Denise Lindberg, Senior District Judge, Third Judicial District Court, State of Utah, joined the Center in 2017 as a Senior Fellow for Latin America. In 2018, she and her husband, attorney Neil Lindberg, accepted an assignment as Co-Directors of an ICLRS initiative to the Organization of American States in Washington, DC. Lindberg was born in Cuba, and educated in Cuba, Puerto Rico, and the United States. In 1963, her family came to the US, settling in New Rochelle, New York. Lindberg attended Brigham Young University, where she received a bachelor’s degree in Communications, and the University of Utah where she received a master’s degree in Educational Psychology in 1973, a master’s degree in Social Work in 1978, and a Ph.D in Health Sciences in 1980. During—and following—her graduate schooling at the University of Utah, she worked for various State of Utah agencies. As part of her work, she became intrigued with the analytical approach used in the law. Lindberg received a scholarship to BYU’s J. Reuben Clark Law School. She graduated magna cum laude, placing second in her class. She served as an articles editor for the BYU Law Review.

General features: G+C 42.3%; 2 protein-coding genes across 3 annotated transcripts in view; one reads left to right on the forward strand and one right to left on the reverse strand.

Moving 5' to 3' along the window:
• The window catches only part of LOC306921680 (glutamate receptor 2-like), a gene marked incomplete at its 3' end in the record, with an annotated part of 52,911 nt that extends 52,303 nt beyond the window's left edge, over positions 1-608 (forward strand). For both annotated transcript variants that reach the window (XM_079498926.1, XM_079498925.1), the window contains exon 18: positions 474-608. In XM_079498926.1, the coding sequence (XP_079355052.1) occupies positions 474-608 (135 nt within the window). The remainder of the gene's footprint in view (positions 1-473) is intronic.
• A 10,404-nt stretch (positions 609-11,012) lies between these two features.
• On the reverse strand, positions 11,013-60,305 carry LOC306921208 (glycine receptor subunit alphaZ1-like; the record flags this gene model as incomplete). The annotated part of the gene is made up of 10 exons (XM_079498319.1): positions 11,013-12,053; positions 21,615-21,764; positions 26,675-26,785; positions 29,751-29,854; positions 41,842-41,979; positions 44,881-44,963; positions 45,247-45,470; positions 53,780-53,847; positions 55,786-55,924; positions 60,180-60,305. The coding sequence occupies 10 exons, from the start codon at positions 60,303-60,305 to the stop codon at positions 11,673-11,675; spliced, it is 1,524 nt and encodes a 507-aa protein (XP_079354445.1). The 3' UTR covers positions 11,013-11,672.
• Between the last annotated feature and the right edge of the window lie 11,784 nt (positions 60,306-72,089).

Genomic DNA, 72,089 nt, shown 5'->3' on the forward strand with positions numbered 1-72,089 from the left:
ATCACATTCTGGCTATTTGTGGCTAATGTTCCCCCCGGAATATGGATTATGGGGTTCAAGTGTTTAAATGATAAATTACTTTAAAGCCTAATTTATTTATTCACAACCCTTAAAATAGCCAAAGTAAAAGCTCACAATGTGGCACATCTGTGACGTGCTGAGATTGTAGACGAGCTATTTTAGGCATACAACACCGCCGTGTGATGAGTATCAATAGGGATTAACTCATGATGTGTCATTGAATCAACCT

Judge Lindberg served as a law clerk for Monroe G. McKay of the United States Court of Appeals for the Tenth Circuit and for Associate Justice Sandra Day O’Connor of the Supreme Court of the United States. Following her clerkships, she practiced as an appellate and healthcare lawyer in the Washington, DC offices of two national law firms. In 1995 she returned to Utah and worked as in-house counsel for a subsidiary of Aetna Life and Causualty Company. She was appointed as a judge of third judicial distrcit of Utah in 1998 by Utah Governor Mike Leavitt. Lindberg’s caseload included both civil and criminal cases. Judge Lindberg served as Master of the Bench with the American Inns of Court and was on the executive committee of two Utah Bar sections. For 14 years she chaired the court and lawyer committee that drafts the criminal Model Jury Instructions used by the Utah State courts for criminal trials. She was elected a member of the American Law Institute in 2000, where she served as an advisor to an ALI project. Since 2016 she has been working on issues of freedom of religion or belief (FoRB) and has participated in several conferences discussing FoRB issues from a judicial perspective. In 2017 she was elected to membership in the Latin American Consortium for Religious Liberty. In early 2014, Judge Lindberg was called as a member of the Church’s Young Women General Board.